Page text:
is a minimalist space located in Kanagawa, Japan, designed by . This traditional Japanese house is located in a quiet residential district among lush greenery in Kamakura. The architects were commissioned to renovate it into a residence and office. There is a beautiful garden at the site, covered with lush greenery extending from surrounding nature. The building is a typical traditional Japanese house where all rooms face outside and the interior turns into a single open space by removing all fusuma (wood-framed paper sliding doors) dividing the rooms. The floor is raised above the ground by 60cm and mostly finished with tatami (straw mats). The existing wall and ceiling finishes of the 80-year-old house had distinct beauty that had evolved over a long period of time. They expected that they would be able to create enhance such beauty by keeping the existing finishes as they are while partially exposing the substructure by removing them in some parts. When they observed these things, they decided to focus on floor heights and finishes and treat them as means to express different spatial characters and define spatial/functional zones.
Firstly, they set a tatami floor area raised 40cm above the earth floor at the entrance as a reference plane and determined the height, dimension and finish of respective floors in other areas. Each room was distinguished from others by different characteristics of furniture placed there. The floor height differences create a vibrant feeling as well as different viewpoints, allowing one to constantly feel nature and creative energy at any place and anytime in this space. There is an authentic Japanese-style room with an engawa (an edging strip or a kind of veranda along the outer perimeter of a house) directly connected to the garden on the west side and a common space with wooden floors set at different heights and equipped with a kitchen unit on the northeast side. A characteristic earth-floored space, surrounded by gray-colored desks, extends from the entrance to the center of the house while loosely dividing and connecting the two spaces with different characters on both sides at the same time.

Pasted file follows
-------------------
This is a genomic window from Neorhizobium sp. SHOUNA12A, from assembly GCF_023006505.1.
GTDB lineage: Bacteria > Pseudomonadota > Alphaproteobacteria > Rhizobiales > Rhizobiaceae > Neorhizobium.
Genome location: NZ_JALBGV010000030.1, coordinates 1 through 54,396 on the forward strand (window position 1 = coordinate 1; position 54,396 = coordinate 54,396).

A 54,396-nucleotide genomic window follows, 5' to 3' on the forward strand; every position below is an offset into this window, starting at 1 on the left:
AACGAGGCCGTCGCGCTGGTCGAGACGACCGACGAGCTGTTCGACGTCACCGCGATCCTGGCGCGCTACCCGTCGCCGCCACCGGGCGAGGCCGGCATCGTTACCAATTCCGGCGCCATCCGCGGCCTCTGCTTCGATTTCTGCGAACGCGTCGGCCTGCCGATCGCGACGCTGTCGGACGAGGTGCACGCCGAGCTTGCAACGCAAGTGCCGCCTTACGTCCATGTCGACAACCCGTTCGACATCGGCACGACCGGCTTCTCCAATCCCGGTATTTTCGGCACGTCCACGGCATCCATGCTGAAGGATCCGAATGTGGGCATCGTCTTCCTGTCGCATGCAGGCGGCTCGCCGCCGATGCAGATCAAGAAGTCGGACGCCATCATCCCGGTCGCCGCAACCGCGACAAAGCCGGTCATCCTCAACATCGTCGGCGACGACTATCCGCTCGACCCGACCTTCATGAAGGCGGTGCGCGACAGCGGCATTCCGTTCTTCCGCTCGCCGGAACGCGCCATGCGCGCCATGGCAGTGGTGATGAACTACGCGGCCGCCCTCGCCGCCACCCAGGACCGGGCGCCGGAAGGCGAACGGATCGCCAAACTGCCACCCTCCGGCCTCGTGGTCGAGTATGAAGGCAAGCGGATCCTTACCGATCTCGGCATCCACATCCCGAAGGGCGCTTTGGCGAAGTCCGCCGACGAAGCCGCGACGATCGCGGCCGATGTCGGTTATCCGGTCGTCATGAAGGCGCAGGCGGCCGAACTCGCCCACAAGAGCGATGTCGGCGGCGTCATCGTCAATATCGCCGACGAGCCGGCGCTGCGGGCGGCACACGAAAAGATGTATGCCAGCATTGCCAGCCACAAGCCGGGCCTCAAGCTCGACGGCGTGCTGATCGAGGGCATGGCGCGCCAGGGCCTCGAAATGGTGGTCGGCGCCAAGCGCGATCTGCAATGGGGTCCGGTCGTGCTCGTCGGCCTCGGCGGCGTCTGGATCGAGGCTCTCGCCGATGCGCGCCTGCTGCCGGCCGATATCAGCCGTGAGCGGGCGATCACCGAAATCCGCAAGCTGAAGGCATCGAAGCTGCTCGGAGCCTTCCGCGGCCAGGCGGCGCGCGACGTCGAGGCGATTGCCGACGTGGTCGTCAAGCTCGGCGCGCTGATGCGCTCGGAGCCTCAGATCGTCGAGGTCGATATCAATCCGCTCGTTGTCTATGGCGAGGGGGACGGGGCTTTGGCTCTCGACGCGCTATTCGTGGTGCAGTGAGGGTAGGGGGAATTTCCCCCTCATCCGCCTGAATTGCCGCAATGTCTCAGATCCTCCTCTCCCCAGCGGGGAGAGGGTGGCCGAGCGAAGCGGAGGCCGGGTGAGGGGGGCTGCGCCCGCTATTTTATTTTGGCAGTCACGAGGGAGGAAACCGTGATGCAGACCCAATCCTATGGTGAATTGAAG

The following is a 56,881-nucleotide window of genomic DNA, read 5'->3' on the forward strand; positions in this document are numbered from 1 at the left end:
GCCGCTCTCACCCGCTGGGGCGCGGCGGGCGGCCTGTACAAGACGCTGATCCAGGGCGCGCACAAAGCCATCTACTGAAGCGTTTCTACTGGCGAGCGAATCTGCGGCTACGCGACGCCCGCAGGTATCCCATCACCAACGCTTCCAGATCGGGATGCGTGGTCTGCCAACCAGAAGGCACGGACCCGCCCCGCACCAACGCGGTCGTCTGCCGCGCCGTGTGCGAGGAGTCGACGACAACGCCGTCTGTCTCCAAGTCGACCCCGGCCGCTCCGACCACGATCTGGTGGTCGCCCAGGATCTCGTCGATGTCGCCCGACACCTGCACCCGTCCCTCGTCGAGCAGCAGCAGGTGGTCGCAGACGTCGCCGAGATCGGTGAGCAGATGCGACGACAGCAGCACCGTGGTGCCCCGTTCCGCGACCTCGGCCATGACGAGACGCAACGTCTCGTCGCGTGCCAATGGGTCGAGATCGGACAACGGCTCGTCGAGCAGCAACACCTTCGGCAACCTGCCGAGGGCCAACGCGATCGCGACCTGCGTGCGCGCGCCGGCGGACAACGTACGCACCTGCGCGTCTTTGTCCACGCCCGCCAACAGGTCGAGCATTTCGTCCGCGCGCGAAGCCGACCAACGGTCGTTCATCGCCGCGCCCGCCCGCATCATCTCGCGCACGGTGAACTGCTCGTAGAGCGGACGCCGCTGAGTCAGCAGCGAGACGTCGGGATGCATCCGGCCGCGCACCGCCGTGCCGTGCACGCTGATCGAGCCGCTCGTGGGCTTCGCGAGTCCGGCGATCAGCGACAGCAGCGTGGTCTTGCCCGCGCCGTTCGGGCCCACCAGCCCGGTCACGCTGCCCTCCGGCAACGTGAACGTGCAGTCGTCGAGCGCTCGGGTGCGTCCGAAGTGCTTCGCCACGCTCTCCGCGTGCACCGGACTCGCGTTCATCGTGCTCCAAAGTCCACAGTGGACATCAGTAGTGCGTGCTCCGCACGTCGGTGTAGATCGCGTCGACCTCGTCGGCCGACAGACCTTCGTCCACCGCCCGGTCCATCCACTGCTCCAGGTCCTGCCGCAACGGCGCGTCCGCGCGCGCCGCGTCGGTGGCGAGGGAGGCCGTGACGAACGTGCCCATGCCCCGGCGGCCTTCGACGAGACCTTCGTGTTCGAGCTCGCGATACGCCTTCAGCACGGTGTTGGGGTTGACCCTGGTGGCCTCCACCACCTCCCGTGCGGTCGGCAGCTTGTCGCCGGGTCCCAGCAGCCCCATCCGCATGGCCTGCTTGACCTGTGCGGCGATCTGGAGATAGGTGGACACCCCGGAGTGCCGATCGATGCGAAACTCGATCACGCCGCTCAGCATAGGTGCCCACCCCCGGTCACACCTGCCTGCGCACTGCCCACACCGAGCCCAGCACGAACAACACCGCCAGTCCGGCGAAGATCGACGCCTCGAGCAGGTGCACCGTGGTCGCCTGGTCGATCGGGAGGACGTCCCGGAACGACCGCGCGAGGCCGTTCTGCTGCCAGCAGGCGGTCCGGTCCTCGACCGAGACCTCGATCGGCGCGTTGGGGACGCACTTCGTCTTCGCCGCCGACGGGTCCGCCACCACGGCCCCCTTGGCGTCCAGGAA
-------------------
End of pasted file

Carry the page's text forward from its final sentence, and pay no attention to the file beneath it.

Photography by Kenta Hasegawa